Tim never got beyond the front door of services. Later in my career I would gain insight into why he continually fell through the safety net. When I worked alongside those providing adult mental health services, I would come to understand that the volume of people requiring assessment and support far exceeded capacity. Community services were stretched to breaking point. There were frequently no available beds in inpatient units locally (or even nationally) … Taking the brave step of seeking help, only to be rebuffed by helping services, is profoundly damaging. Tim rarely asked for help but he occasionally accepted that a referral to mental health services could be beneficial. What did the repeated minimisation of his needs, and rejection from support, do to his sense of self-worth? Or his sense of hope? Or to his lifespan?”

Caroline describes a ‘lack of curiosity’ about deaths. The Trust’s internal Serious Case Report (SCR) into Tim’s death determined that there were ‘no recommendations’. We are not surprised. Most SCRs are not worth the paper they are written on. The Trust had much to learn from Tim’s life and death. They also had a golden opportunity to utilise Caroline’s skills which they squandered. We think that Caroline might not be ‘the right kind of service-user/carer’ for an organisation that focusses its energy on defending the status quo. Her values mean that she is too outspoken and not likely to ‘stay on message’. We have seen too many bereaved relatives drawn in with warmth and assurances only to be rejected if they remain sceptical or challenging. The bereaved are not a resource, they are people who have already been profoundly damaged by the lack of services. Any anger or criticism they show is justified. As Caroline says – ‘we should all be outraged by the deaths’. But we see more outrage from leaders if we question whether they deserve their inflated salaries, than we do if service-users die.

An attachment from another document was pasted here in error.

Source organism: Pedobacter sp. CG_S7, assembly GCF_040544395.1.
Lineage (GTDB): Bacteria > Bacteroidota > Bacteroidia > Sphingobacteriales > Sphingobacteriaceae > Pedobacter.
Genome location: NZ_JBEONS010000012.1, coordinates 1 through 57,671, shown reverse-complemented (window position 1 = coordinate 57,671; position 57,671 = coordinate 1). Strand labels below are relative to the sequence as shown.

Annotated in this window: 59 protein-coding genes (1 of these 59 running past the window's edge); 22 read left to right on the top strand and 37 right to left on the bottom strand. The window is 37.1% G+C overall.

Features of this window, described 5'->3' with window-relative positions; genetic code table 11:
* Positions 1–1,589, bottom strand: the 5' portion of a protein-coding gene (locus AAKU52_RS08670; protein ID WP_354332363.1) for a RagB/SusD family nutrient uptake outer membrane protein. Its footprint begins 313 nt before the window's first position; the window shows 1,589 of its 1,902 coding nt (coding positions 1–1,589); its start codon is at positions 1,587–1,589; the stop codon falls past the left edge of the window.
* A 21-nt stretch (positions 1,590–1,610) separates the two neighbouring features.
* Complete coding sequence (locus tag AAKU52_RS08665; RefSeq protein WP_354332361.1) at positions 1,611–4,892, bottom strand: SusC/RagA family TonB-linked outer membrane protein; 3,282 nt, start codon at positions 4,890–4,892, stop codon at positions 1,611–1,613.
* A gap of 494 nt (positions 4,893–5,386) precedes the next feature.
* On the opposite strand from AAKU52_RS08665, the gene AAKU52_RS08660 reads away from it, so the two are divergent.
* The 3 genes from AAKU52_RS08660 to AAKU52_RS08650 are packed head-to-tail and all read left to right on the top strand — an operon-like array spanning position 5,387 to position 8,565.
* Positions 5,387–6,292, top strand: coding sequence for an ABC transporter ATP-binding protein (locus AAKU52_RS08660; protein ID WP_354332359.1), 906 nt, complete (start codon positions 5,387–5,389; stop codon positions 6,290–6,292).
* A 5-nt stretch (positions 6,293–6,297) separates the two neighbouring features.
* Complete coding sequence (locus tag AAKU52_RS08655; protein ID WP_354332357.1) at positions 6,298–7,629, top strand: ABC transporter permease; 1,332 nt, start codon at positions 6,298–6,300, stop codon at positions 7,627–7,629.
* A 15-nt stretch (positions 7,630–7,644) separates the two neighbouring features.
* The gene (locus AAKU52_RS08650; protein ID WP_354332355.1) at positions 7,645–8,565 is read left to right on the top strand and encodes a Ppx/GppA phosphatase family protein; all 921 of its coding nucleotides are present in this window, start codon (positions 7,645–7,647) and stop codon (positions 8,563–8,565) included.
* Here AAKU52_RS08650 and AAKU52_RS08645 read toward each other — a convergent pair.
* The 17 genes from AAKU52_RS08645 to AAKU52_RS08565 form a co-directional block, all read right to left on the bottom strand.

Like the majority of those who die, Tim’s death did not prompt a Prevention of Future Death (PFD) report from the Coroner. But there are PFDs that tell almost identical tales of people like Tim. In her book, Caroline raises themes of fragmented services, poor communication, inadequate risk assessments, relapse signatures not being identified and utilised, no continuity of care, and shoddy accountability. These themes come up over and again in the PFDs issued by Norfolk and Suffolk coroners. But nothing seems to change. The PFD issued for Peter Frosdick in 2019 shows that all the issues that led to Tim’s death had still not been addressed. We know, because bereaved relatives tell us, that they find it heart-breaking to see other families go through carbon copy deaths.